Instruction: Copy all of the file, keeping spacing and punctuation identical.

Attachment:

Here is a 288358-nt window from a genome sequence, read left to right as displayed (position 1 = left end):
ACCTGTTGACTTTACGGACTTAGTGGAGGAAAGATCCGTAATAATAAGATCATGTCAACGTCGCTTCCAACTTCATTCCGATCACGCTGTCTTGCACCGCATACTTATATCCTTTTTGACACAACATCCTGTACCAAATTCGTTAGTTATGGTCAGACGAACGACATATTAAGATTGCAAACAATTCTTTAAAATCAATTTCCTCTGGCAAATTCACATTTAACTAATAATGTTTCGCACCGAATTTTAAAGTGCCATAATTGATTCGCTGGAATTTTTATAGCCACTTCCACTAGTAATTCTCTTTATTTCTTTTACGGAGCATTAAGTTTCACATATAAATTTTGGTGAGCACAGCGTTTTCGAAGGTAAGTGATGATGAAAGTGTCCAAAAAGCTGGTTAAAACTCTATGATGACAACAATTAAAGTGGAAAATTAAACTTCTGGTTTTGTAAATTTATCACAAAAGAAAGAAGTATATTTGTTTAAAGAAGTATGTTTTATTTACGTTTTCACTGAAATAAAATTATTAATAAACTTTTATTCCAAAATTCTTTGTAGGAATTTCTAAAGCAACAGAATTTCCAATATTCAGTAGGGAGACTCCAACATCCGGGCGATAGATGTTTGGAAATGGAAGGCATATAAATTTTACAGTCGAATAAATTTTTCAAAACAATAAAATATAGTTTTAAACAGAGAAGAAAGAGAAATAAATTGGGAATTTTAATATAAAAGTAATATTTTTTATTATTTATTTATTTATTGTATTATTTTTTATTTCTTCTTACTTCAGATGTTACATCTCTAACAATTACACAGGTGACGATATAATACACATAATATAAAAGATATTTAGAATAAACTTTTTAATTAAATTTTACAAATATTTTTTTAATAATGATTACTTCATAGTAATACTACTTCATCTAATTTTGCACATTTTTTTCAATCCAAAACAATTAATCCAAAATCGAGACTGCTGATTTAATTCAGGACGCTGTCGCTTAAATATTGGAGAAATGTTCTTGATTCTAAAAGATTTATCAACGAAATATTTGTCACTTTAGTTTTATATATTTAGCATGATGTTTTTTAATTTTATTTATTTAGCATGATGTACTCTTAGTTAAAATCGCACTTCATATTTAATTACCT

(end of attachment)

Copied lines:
Here is a 288358-nt window from a genome sequence, read left to right as displayed (position 1 = left end):
ACCTGTTGACTTTACGGACTTAGTGGAGGAAAGATCCGTAATAATAAGATCATGTCAACGTCGCTTCCAACTTCATTCCGATCACGCTGTCTTGCACCGCATACTTATATCCTTTTTGACACAACATCCTGTACCAAATTCGTTAGTTATGGTCAGACGAACGACATATTAAGATTGCAAACAATTCTTTAAAATCAATTTCCTCTGGCAAATTCACATTTAACTAATAATGTTTCGCACCGAATTTTAAAGTGCCATAATTGATTCGCTGGAATTTTTATAGCCACTTCCACTAGTAATTCTCTTTATTTCTTTTACGGAGCATTAAGTTTCACATATAAATTTTGGTGAGCACAGCGTTTTCGAAGGTAAGTGATGATGAAAGTGTCCAAAAAGCTGGTTAAAACTCTATGATGACAACAATTAAAGTGGAAAATTAAACTTCTGGTTTTGTAAATTTATCACAAAAGAAAGAAGTATATTTGTTTAAAGAAGTATGTTTTATTTACGTTTTCACTGAAATAAAATTATTAATAAACTTTTATTCCAAAATTCTTTGTAGGAATTTCTAAAGCAACAGAATTTCCAATATTCAGTAGGGAGACTCCAACATCCGGGCGATAGATGTTTGGAAATGGAAGGCATATAAATTTTACAGTCGAATAAATTTTTCAAAACAATAAAATATAGTTTTAAACAGAGAAGAAAGAGAAATAAATTGGGAATTTTAATATAAAAGTAATATTTTTTATTATTTATTTATTTATTGTATTATTTTTTATTTCTTCTTACTTCAGATGTTACATCTCTAACAATTACACAGGTGACGATATAATACACATAATATAAAAGATATTTAGAATAAACTTTTTAATTAAATTTTACAAATATTTTTTTAATAATGATTACTTCATAGTAATACTACTTCATCTAATTTTGCACATTTTTTTCAATCCAAAACAATTAATCCAAAATCGAGACTGCTGATTTAATTCAGGACGCTGTCGCTTAAATATTGGAGAAATGTTCTTGATTCTAAAAGATTTATCAACGAAATATTTGTCACTTTAGTTTTATATATTTAGCATGATGTTTTTTAATTTTATTTATTTAGCATGATGTACTCTTAGTTAAAATCGCACTTCATATTTAATTACCT